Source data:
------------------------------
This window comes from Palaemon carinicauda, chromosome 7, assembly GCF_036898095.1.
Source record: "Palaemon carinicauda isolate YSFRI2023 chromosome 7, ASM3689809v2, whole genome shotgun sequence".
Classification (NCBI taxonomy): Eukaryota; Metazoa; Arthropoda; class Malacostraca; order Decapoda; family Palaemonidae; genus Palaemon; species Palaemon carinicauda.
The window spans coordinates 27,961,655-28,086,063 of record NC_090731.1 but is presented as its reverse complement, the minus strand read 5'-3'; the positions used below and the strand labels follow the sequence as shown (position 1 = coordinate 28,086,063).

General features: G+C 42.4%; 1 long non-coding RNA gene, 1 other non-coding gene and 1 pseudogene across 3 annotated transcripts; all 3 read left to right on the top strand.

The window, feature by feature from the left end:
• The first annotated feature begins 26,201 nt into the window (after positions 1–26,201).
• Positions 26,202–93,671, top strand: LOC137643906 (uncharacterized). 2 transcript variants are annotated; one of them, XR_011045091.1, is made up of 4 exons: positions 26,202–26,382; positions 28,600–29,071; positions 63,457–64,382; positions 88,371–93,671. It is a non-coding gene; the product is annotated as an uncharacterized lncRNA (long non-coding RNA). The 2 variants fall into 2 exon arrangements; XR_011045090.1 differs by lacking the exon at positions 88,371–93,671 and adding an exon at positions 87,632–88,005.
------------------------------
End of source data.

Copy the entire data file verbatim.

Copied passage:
This window comes from Palaemon carinicauda, chromosome 7, assembly GCF_036898095.1.
Source record: "Palaemon carinicauda isolate YSFRI2023 chromosome 7, ASM3689809v2, whole genome shotgun sequence".
Classification (NCBI taxonomy): Eukaryota; Metazoa; Arthropoda; class Malacostraca; order Decapoda; family Palaemonidae; genus Palaemon; species Palaemon carinicauda.
The window spans coordinates 27,961,655-28,086,063 of record NC_090731.1 but is presented as its reverse complement, the minus strand read 5'-3'; the positions used below and the strand labels follow the sequence as shown (position 1 = coordinate 28,086,063).

General features: G+C 42.4%; 1 long non-coding RNA gene, 1 other non-coding gene and 1 pseudogene across 3 annotated transcripts; all 3 read left to right on the top strand.

The window, feature by feature from the left end:
• The first annotated feature begins 26,201 nt into the window (after positions 1–26,201).
• Positions 26,202–93,671, top strand: LOC137643906 (uncharacterized). 2 transcript variants are annotated; one of them, XR_011045091.1, is made up of 4 exons: positions 26,202–26,382; positions 28,600–29,071; positions 63,457–64,382; positions 88,371–93,671. It is a non-coding gene; the product is annotated as an uncharacterized lncRNA (long non-coding RNA). The 2 variants fall into 2 exon arrangements; XR_011045090.1 differs by lacking the exon at positions 88,371–93,671 and adding an exon at positions 87,632–88,005.